The Whole Woman by Germaine Greer

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The Whole Woman by Germaine Greer

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Category: Politics and Society
Rating: 3.5/5
Reviewer: Magda Healey
Reviewed by Magda Healey
Summary: This feminist manifesto for the new millennium is exhilarating if infuriating and anybody who likes journalistic passion and doesn't mind a bit of sloppy argument would enjoy it either energetically agreeing or furiously disagreeing with it.
Buy? Maybe Borrow? Yes
Pages: 452 Date: March 2000
Publisher: Anchor Books
ISBN: 1862300577

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...women always did shit work; now that the only work there is is shit work, men are unemployed.

Surely, this is the reason to fight against shit work, not the men?

It's also annoying, sloppily argued, and, ultimately, because of its fundamental assumption, very unsatisfactory. On the surface it seems to make many of general 'people issues' more real, more compelling via the method of rephrasing them as 'women's issues' but in doing that it makes them less persuasive and powerful.

"Whole Woman" is a series of short essays on anything and everything from housework to breasts to motherhood to domestic violence to transsexuals; it should be read and discussed, perhaps mostly by young people, daughters and sons of the mothers who dwelled on and were moved and shocked by "Female Eunuch" over 30 years ago. It asks a lot of questions and tries to provide at least some answers.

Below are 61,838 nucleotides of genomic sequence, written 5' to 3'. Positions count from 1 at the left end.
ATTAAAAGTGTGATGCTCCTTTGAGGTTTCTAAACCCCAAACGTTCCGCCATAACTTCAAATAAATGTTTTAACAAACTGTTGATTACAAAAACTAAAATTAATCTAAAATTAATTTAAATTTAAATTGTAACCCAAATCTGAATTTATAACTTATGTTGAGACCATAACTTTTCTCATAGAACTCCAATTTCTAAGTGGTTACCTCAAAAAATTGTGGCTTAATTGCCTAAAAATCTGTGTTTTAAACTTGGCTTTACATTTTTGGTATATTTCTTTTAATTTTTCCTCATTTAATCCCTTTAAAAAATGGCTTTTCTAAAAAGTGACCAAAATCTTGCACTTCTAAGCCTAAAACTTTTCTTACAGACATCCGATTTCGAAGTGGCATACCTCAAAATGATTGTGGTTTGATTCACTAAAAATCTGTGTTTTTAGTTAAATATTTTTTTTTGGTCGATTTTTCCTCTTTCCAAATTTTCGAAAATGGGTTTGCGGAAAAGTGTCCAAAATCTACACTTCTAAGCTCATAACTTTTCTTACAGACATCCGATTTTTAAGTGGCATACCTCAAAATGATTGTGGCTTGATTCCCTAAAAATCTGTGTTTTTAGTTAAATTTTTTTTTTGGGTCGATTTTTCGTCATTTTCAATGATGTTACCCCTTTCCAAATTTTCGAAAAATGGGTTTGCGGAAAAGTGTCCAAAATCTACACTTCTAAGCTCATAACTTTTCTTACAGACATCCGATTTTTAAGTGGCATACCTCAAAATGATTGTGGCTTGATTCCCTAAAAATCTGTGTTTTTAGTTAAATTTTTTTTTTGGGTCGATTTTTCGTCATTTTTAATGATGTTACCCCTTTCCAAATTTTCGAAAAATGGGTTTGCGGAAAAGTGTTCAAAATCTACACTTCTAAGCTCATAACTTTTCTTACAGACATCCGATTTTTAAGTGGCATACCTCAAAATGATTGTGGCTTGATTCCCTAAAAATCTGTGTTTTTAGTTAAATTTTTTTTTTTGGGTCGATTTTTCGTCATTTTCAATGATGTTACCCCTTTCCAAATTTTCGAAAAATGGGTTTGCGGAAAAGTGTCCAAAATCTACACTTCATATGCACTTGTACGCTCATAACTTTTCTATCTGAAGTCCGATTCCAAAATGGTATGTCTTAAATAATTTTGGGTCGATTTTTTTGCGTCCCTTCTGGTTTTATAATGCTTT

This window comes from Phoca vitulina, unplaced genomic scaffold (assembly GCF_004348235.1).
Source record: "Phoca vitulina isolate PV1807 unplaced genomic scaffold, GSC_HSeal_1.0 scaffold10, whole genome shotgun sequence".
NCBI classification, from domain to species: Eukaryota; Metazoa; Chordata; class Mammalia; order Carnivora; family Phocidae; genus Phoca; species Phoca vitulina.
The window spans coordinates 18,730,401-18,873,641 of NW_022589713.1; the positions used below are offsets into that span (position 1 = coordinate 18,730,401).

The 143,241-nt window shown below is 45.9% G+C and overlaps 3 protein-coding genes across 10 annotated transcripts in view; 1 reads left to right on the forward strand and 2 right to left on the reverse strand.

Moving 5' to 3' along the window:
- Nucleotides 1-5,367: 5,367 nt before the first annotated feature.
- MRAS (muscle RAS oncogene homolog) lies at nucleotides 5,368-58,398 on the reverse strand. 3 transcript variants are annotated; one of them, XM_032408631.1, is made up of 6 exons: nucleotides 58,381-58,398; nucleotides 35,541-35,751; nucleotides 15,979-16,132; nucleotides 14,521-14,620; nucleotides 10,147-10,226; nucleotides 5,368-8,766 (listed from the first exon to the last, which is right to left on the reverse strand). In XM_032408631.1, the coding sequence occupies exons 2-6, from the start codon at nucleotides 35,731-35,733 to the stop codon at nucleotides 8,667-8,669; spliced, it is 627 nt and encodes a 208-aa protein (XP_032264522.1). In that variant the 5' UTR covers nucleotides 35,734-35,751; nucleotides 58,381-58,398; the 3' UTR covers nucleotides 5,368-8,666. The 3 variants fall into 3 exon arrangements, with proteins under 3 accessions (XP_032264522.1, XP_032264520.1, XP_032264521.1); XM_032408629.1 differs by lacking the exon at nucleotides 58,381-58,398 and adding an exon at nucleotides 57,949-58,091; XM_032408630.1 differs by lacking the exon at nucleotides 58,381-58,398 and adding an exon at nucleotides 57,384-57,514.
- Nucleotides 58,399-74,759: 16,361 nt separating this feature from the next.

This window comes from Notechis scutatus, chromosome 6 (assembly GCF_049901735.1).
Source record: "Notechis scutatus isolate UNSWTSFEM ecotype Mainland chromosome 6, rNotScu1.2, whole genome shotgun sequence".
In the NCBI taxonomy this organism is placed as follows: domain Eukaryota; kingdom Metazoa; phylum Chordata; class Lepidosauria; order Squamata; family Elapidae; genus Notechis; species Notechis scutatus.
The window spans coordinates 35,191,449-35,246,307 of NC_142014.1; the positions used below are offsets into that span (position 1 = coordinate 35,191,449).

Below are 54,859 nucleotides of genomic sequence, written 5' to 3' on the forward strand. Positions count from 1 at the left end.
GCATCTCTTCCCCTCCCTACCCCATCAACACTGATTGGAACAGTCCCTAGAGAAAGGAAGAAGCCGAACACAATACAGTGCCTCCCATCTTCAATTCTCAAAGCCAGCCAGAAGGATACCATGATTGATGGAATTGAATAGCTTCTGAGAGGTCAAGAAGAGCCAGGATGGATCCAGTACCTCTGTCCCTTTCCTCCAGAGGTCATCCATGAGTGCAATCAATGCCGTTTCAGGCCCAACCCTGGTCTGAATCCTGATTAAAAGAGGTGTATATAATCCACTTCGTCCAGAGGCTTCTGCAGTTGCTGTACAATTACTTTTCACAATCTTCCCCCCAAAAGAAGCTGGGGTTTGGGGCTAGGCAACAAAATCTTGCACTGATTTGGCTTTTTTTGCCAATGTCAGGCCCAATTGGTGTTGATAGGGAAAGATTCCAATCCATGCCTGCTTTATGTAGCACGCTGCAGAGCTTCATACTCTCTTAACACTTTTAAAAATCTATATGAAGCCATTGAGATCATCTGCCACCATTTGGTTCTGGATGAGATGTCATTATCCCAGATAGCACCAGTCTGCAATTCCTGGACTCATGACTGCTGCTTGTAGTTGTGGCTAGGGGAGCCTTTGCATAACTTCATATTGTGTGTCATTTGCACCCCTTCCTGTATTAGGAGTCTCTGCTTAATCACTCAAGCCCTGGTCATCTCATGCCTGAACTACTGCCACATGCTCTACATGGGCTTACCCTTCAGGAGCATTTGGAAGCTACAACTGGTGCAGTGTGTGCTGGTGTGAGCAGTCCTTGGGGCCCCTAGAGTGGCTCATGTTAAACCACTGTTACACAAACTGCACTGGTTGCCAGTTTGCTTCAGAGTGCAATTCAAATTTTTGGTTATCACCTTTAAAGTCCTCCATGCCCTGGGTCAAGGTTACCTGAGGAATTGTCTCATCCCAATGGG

Greer claims that to be a feminist is to understand that before you are of any race, religion, nationality, party or family you are a woman. That happens early in the book and it's a very helpful statement as it allowed me to identify myself - at least for the time of the reading - as a non-feminist and made it easier to disagree when I felt compelled to do it.

Regardless of all the obviously-valid; more-or-less-valid; valid-from-some points of view and completely-loony points Greer makes it has to be remembered that "Whole Woman" is very consciously a feminist book. Thus Greer can say something like issues have been [misre]presented as people issues with the implicit assumption that a 'women issue' is more crucial than a 'people issue'. Which, of course, it most definitely is if you are a feminist. Which, of course, is a frightening assumption to make for anybody with a mistrust of group identity based politics.

What she has to say varies from blindingly obvious (domestic violence, work in male occupations and professions) to interesting (it's men who are killed by strangers but it's women who are afraid - in fact made to be afraid - to go out) to controversial (discussion of MTF transsexuals and female circumcision).

The feminism of "Whole Woman" is a rather Mother-earthish one, inspired by and based on the body difference between male and female. It doesn't fight for equality but liberation on the grounds of these irrevocable differences. It doesn't advocate liberation 'from' the body, but removal of hatred. It is against 'feminine' and for 'female'.

This is both the strength of the book and its greatest weakness. This is, seems to me, both the strength and the greatest weakness of this type of feminism.